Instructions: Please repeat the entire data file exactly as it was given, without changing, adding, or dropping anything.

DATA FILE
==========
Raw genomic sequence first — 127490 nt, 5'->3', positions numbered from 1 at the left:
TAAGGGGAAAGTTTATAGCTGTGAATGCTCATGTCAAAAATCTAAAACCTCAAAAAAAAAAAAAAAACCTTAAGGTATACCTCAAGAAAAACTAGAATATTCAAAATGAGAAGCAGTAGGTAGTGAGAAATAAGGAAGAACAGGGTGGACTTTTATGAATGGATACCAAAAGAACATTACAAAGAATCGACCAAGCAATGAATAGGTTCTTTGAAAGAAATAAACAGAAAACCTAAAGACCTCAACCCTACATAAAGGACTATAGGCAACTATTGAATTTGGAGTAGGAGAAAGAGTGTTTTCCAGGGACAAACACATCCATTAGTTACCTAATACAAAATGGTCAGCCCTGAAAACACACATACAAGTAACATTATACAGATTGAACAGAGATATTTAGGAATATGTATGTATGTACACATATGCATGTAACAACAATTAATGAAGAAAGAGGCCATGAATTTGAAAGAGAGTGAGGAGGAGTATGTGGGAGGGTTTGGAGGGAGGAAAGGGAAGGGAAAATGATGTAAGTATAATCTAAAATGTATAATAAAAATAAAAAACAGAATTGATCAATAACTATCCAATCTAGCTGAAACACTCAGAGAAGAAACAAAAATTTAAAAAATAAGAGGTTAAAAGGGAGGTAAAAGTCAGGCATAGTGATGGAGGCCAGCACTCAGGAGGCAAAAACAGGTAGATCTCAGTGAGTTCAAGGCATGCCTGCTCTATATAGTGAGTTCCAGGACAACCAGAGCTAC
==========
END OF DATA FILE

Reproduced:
Raw genomic sequence first — 127490 nt, 5'->3', positions numbered from 1 at the left:
TAAGGGGAAAGTTTATAGCTGTGAATGCTCATGTCAAAAATCTAAAACCTCAAAAAAAAAAAAAAAACCTTAAGGTATACCTCAAGAAAAACTAGAATATTCAAAATGAGAAGCAGTAGGTAGTGAGAAATAAGGAAGAACAGGGTGGACTTTTATGAATGGATACCAAAAGAACATTACAAAGAATCGACCAAGCAATGAATAGGTTCTTTGAAAGAAATAAACAGAAAACCTAAAGACCTCAACCCTACATAAAGGACTATAGGCAACTATTGAATTTGGAGTAGGAGAAAGAGTGTTTTCCAGGGACAAACACATCCATTAGTTACCTAATACAAAATGGTCAGCCCTGAAAACACACATACAAGTAACATTATACAGATTGAACAGAGATATTTAGGAATATGTATGTATGTACACATATGCATGTAACAACAATTAATGAAGAAAGAGGCCATGAATTTGAAAGAGAGTGAGGAGGAGTATGTGGGAGGGTTTGGAGGGAGGAAAGGGAAGGGAAAATGATGTAAGTATAATCTAAAATGTATAATAAAAATAAAAAACAGAATTGATCAATAACTATCCAATCTAGCTGAAACACTCAGAGAAGAAACAAAAATTTAAAAAATAAGAGGTTAAAAGGGAGGTAAAAGTCAGGCATAGTGATGGAGGCCAGCACTCAGGAGGCAAAAACAGGTAGATCTCAGTGAGTTCAAGGCATGCCTGCTCTATATAGTGAGTTCCAGGACAACCAGAGCTAC